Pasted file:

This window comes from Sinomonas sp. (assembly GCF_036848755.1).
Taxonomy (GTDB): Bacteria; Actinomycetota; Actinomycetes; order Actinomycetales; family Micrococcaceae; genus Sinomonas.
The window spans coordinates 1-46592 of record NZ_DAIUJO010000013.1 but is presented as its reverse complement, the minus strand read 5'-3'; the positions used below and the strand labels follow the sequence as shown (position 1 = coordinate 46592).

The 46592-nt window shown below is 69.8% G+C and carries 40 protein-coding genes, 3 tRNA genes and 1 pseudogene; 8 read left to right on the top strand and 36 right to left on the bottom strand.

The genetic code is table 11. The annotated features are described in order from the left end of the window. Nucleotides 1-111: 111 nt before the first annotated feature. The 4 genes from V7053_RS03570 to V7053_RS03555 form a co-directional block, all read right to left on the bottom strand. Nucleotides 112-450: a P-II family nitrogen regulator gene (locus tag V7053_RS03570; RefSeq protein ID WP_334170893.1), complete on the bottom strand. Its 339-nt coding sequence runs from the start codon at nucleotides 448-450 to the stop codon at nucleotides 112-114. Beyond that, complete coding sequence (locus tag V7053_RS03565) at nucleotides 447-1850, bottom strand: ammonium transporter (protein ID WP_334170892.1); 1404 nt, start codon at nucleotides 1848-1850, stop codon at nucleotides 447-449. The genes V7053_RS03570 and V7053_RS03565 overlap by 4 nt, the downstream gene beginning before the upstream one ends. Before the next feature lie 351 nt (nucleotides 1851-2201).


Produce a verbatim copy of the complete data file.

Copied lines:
This window comes from Sinomonas sp. (assembly GCF_036848755.1).
Taxonomy (GTDB): Bacteria; Actinomycetota; Actinomycetes; order Actinomycetales; family Micrococcaceae; genus Sinomonas.
The window spans coordinates 1-46592 of record NZ_DAIUJO010000013.1 but is presented as its reverse complement, the minus strand read 5'-3'; the positions used below and the strand labels follow the sequence as shown (position 1 = coordinate 46592).

The 46592-nt window shown below is 69.8% G+C and carries 40 protein-coding genes, 3 tRNA genes and 1 pseudogene; 8 read left to right on the top strand and 36 right to left on the bottom strand.

The genetic code is table 11. The annotated features are described in order from the left end of the window. Nucleotides 1-111: 111 nt before the first annotated feature. The 4 genes from V7053_RS03570 to V7053_RS03555 form a co-directional block, all read right to left on the bottom strand. Nucleotides 112-450: a P-II family nitrogen regulator gene (locus tag V7053_RS03570; RefSeq protein ID WP_334170893.1), complete on the bottom strand. Its 339-nt coding sequence runs from the start codon at nucleotides 448-450 to the stop codon at nucleotides 112-114. Beyond that, complete coding sequence (locus tag V7053_RS03565) at nucleotides 447-1850, bottom strand: ammonium transporter (protein ID WP_334170892.1); 1404 nt, start codon at nucleotides 1848-1850, stop codon at nucleotides 447-449. The genes V7053_RS03570 and V7053_RS03565 overlap by 4 nt, the downstream gene beginning before the upstream one ends. Before the next feature lie 351 nt (nucleotides 1851-2201).